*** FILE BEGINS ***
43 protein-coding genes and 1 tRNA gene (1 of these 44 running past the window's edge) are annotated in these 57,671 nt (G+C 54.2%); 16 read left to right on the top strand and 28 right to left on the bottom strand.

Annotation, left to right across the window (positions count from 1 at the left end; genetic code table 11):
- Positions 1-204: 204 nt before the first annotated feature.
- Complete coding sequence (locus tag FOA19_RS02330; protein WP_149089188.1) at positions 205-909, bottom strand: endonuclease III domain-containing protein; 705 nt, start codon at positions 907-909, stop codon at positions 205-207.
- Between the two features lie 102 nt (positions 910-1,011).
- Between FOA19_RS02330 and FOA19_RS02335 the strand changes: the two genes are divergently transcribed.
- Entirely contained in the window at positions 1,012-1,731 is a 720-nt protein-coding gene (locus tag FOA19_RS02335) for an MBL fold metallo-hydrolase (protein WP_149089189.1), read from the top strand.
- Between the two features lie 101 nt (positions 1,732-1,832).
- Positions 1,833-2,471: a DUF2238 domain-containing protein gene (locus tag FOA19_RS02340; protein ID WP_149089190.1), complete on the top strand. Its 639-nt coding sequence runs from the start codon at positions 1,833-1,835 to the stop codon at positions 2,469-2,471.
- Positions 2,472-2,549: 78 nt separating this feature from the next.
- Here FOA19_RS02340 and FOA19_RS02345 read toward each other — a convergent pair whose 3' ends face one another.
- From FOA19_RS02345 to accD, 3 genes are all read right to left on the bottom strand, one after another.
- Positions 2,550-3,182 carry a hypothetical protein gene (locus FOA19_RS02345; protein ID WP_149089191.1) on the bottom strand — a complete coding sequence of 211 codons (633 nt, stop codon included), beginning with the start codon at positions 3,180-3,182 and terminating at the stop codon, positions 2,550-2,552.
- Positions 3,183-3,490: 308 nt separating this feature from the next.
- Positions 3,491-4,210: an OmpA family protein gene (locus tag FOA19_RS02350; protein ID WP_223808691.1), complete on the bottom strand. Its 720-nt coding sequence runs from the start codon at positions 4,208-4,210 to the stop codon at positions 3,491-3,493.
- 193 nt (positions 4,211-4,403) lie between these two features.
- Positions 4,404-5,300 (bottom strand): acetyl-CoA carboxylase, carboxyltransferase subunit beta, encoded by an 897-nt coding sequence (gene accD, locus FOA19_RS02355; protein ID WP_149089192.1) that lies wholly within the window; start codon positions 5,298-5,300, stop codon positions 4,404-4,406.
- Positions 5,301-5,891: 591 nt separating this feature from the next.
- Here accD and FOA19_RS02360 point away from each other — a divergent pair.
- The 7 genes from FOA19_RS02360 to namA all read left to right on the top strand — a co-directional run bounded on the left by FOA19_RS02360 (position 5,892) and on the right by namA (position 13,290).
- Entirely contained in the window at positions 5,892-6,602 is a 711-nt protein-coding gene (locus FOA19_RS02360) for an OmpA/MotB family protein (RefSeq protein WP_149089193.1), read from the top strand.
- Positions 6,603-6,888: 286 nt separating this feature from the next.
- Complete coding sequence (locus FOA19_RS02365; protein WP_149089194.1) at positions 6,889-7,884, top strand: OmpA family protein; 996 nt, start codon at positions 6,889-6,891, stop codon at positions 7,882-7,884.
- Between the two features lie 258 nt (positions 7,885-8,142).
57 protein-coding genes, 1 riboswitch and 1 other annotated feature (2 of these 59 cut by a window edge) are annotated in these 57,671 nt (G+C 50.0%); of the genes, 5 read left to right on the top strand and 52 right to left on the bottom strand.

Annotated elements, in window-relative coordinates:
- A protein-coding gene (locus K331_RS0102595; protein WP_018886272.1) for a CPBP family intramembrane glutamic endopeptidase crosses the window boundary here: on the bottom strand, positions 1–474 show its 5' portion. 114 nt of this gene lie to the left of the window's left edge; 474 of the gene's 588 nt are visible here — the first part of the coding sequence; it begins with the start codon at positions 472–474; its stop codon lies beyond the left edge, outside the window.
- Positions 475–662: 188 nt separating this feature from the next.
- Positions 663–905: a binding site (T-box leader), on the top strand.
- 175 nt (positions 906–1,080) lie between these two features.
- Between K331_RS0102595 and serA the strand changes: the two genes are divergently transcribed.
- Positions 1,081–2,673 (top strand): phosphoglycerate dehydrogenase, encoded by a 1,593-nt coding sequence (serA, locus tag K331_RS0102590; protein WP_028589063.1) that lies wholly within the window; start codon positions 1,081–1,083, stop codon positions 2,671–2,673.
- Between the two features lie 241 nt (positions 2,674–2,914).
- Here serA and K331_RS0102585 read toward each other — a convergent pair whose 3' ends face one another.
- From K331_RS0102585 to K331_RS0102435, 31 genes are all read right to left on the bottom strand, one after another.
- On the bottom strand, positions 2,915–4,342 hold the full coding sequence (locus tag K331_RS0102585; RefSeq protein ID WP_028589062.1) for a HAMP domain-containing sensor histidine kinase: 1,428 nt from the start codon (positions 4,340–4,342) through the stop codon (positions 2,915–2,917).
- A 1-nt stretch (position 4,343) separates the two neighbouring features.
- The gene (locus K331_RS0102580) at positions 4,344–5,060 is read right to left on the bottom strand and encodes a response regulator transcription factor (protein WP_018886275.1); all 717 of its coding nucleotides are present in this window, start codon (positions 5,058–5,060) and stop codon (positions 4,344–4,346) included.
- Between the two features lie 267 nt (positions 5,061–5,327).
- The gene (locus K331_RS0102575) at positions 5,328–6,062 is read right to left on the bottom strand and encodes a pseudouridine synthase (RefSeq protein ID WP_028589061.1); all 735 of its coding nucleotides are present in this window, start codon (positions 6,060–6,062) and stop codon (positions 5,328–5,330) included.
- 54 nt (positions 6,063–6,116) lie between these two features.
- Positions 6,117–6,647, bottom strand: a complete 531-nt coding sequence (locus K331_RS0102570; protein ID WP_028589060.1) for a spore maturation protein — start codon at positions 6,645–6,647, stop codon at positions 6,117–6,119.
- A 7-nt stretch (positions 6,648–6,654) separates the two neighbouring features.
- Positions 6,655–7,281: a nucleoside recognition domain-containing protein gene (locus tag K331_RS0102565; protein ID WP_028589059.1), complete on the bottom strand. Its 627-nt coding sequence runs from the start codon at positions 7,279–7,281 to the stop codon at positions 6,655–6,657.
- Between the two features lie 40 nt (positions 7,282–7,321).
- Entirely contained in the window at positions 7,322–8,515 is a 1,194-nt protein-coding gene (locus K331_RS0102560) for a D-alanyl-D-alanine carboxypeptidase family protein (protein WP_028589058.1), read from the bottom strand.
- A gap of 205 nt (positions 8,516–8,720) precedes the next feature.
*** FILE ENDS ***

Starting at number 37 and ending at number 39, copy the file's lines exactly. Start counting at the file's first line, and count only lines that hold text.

- A 1-nt stretch (position 4,343) separates the two neighbouring features.
- The gene (locus K331_RS0102580) at positions 4,344–5,060 is read right to left on the bottom strand and encodes a response regulator transcription factor (protein WP_018886275.1); all 717 of its coding nucleotides are present in this window, start codon (positions 5,058–5,060) and stop codon (positions 4,344–4,346) included.
- Between the two features lie 267 nt (positions 5,061–5,327).